Are you one of those who use ad blockers while browsing? If so, we have bad news for you: Google is moving forward with its plans to transition to Manifest V3 and consequently will limit ad blockers.
Although the new extension API of Google Chrome, Manifest V3, was announced in 2019, Google halted its deployment last year due to the massive amount of criticism it received. Manifest V3 aimed to improve Chrome’s security and performance, but its implementation also disrupted the functionality of many extensions. Specifically, the most affected were going to be ad blockers and VPN extensions, which would lose some of their essential functions along the way.
With things settling down, Google is restarting the gradual withdrawal of Manifest V2. Starting from June 2024, the company will definitively deactivate it in the Beta, Dev, and Canary channels of Google Chrome. From that moment on, Manifest V2 extensions will completely cease to function, and they won’t be installable from the Chrome Web Store if you’re on those beta channels.
However, the arrival of these new changes to the stable version of Chrome (the one available for download from Google) still remains somewhat unclear. Google explains that they will wait at least a month to “observe and stabilize the changes” in the beta channels before rolling them out to Chrome definitively.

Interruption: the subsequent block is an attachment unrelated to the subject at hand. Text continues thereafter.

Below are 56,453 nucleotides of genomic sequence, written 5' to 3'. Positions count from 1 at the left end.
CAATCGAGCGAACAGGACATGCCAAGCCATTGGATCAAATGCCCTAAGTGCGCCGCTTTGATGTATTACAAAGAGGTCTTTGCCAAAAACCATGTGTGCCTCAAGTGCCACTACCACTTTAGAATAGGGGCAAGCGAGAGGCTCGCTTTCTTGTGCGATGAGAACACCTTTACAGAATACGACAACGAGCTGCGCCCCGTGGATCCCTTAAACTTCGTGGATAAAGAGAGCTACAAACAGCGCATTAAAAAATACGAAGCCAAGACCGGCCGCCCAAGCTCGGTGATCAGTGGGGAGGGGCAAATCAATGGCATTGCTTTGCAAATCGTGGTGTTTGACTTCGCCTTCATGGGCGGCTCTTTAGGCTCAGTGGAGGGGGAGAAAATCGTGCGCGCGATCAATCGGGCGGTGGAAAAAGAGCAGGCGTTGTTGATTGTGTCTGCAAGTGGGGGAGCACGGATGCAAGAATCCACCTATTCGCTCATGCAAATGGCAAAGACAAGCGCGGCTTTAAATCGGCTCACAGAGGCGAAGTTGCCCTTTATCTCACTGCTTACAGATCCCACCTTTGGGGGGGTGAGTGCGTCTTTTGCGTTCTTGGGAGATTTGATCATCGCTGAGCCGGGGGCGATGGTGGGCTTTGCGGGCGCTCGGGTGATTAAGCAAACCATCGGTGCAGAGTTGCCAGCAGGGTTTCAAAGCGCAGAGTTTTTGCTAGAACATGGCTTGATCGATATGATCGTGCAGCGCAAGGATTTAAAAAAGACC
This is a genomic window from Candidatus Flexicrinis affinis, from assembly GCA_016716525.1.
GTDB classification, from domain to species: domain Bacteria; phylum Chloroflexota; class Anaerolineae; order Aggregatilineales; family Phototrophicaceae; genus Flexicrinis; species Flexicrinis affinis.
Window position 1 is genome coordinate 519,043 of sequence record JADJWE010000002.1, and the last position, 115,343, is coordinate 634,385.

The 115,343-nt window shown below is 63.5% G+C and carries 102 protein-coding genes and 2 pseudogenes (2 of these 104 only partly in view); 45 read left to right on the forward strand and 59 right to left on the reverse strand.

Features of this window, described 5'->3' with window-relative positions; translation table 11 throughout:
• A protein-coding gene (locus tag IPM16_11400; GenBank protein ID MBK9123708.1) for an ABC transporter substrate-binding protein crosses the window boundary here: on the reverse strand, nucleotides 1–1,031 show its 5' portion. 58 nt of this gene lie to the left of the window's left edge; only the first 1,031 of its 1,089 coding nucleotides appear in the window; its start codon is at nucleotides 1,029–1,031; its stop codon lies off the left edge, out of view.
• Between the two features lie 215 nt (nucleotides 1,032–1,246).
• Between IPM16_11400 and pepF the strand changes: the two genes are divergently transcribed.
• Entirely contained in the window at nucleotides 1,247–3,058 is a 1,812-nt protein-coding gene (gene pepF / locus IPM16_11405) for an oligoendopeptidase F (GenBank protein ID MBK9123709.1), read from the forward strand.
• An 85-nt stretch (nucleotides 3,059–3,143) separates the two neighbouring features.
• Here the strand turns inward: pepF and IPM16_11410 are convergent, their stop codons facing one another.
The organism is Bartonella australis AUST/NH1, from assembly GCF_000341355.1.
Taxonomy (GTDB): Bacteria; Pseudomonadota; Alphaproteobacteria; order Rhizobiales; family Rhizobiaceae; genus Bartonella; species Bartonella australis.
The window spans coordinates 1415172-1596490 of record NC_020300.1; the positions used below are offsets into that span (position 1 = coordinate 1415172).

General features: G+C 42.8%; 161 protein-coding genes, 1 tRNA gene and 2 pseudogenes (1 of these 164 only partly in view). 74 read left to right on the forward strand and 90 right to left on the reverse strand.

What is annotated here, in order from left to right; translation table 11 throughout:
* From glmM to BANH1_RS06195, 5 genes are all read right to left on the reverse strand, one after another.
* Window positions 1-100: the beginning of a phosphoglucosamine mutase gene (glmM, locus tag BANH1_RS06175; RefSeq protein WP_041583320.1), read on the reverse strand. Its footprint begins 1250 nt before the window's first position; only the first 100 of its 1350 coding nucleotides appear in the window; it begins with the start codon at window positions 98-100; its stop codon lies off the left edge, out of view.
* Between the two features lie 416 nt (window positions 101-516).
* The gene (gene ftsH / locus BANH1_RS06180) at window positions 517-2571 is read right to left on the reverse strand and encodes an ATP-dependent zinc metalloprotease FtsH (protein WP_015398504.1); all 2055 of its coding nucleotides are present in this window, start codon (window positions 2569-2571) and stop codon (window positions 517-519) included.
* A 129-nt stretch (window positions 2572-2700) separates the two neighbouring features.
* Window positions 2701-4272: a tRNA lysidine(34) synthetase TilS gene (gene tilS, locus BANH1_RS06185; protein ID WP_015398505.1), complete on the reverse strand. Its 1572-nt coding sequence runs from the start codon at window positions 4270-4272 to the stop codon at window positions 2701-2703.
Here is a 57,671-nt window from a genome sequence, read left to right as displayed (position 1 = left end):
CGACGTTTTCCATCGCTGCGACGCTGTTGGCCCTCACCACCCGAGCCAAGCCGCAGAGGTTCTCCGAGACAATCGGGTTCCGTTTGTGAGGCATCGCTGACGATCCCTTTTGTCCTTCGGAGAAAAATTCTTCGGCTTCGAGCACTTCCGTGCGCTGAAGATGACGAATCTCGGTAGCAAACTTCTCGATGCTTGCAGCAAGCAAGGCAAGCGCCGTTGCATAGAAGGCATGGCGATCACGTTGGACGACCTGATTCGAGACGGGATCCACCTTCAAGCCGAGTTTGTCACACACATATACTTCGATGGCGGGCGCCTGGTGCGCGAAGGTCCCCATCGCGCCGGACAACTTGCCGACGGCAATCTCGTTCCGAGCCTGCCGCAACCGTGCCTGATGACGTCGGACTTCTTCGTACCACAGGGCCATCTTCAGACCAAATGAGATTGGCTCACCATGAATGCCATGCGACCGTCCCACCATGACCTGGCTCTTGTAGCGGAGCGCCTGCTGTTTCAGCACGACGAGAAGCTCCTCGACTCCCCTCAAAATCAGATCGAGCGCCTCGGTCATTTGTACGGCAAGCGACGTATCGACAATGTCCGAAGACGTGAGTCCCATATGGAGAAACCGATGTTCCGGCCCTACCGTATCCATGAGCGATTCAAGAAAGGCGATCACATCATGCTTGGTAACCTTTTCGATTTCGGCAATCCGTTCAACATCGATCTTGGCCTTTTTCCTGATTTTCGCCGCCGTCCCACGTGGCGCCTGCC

Why is Manifest V3 so controversial?
Browser extensions have never been exempt from controversy. With Manifest V3, Google essentially aims to limit extensions’ access to the personal data stored within Google Chrome. Another reason they cite in favor of the change is that Chrome would use fewer resources and, consequently, perform better.
However, these limitations result in extensions like the famous Adblock being much less effective. Furthermore, the shift to Manifest V3 wouldn’t only affect Chrome but all web browsers based on Chromium, such as Microsoft Edge, Opera, or Brave. Firefox, on the other hand, will also implement Manifest V3 but with far fewer restrictions than those imposed by Google.